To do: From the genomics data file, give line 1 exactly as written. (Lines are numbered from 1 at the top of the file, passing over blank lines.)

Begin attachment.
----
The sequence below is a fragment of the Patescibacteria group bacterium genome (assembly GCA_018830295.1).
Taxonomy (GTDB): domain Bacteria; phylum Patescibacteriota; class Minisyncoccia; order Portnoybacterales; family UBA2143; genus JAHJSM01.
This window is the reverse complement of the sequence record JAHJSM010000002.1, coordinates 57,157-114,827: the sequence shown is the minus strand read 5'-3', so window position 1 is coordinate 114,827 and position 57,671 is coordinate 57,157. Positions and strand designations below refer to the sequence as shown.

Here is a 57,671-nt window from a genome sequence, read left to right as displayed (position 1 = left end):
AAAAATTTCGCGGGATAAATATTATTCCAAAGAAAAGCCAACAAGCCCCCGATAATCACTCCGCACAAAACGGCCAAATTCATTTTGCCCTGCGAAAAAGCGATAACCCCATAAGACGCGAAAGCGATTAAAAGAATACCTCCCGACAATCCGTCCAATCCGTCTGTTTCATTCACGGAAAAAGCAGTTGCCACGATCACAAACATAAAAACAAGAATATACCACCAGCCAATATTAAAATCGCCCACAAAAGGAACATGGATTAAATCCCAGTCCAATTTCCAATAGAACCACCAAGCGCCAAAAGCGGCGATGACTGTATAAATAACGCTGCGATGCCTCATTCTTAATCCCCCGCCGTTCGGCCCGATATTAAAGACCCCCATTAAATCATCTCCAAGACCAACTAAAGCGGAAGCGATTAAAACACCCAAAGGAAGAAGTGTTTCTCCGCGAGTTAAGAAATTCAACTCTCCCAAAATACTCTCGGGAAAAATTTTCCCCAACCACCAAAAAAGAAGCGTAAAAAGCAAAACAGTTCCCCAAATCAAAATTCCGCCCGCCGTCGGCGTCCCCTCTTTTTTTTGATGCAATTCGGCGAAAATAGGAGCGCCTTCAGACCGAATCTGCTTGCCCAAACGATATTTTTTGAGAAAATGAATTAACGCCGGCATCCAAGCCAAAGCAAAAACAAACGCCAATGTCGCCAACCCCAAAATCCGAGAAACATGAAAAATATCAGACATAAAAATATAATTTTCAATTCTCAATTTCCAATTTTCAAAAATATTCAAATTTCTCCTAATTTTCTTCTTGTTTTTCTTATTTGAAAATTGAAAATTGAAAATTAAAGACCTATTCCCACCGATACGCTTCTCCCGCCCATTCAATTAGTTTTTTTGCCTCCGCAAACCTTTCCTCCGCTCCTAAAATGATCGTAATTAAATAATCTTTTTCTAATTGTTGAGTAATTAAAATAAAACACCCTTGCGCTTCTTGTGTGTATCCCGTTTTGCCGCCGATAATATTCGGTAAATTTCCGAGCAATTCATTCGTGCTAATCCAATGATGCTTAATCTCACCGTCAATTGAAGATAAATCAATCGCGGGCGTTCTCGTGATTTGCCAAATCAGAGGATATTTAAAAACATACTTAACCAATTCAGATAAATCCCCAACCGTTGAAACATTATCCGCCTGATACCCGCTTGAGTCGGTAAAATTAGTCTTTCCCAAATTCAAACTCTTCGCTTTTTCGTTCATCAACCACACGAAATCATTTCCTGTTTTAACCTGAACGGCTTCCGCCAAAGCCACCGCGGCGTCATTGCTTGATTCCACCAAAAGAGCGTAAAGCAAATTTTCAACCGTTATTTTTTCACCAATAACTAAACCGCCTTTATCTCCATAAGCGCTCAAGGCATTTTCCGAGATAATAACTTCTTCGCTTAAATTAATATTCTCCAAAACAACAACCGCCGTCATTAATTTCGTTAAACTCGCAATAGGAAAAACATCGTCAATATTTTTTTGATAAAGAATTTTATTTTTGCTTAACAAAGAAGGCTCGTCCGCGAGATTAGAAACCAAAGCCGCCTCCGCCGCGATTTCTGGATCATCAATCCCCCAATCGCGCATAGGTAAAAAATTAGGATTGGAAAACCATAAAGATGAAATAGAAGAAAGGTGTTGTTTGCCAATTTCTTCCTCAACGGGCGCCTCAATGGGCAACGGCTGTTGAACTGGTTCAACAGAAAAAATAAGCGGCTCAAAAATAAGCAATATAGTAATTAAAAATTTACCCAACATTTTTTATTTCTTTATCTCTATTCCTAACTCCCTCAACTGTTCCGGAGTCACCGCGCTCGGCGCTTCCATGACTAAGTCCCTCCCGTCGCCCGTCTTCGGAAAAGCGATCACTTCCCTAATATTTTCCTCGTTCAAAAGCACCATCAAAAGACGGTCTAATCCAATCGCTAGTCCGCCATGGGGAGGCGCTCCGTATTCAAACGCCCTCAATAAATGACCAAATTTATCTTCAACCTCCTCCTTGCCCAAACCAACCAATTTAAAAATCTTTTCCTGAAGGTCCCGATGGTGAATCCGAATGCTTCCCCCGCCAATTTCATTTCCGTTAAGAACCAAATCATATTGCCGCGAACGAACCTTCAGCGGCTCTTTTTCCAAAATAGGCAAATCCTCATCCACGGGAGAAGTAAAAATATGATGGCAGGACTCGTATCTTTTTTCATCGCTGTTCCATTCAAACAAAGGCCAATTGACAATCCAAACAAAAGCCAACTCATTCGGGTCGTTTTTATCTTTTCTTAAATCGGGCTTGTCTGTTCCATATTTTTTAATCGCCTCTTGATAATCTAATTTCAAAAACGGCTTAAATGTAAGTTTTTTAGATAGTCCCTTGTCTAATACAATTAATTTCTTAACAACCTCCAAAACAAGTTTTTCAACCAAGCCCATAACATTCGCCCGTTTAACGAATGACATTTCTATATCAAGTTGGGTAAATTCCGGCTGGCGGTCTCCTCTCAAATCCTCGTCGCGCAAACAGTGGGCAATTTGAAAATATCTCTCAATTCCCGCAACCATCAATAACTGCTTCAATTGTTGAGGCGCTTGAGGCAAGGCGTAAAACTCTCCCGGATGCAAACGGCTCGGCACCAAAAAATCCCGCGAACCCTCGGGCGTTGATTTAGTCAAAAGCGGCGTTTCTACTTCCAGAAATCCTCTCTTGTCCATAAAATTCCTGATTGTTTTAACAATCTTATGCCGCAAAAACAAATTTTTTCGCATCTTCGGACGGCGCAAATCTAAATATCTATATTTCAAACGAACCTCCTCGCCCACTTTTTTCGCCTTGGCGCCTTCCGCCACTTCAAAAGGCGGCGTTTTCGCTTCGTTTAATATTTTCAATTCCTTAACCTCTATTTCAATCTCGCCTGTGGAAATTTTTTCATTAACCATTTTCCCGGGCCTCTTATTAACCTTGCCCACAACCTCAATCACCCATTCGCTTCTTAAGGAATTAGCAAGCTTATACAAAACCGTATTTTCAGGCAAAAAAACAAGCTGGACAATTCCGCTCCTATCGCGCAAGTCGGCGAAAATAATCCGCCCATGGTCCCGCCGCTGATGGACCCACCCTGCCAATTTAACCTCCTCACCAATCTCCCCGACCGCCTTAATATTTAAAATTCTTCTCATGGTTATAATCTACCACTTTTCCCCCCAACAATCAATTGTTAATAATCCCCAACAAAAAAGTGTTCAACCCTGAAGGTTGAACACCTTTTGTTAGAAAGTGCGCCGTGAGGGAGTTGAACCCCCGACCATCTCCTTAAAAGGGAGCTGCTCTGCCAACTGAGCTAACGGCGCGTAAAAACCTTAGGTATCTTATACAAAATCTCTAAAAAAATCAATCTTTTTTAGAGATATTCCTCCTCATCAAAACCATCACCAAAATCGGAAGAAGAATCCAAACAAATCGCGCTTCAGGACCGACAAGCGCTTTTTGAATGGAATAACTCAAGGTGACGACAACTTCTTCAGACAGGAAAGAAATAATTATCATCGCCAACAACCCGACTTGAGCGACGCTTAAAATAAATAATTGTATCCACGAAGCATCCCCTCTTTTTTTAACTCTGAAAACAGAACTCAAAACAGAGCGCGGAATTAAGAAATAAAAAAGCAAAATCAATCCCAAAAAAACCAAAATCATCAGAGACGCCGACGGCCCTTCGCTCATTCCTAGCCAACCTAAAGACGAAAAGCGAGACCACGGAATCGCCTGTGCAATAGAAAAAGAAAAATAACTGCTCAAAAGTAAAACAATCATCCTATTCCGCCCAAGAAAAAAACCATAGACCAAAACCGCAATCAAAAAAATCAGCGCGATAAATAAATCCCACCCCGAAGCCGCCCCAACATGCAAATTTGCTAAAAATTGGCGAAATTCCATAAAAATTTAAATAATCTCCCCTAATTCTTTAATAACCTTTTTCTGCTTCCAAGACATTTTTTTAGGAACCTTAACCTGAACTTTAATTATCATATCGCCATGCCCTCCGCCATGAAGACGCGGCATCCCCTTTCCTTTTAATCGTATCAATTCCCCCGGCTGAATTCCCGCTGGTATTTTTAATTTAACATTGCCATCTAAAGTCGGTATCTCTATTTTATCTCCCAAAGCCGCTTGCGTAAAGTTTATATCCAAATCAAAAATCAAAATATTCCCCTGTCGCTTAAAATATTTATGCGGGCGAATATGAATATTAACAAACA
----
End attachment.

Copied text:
The sequence below is a fragment of the Patescibacteria group bacterium genome (assembly GCA_018830295.1).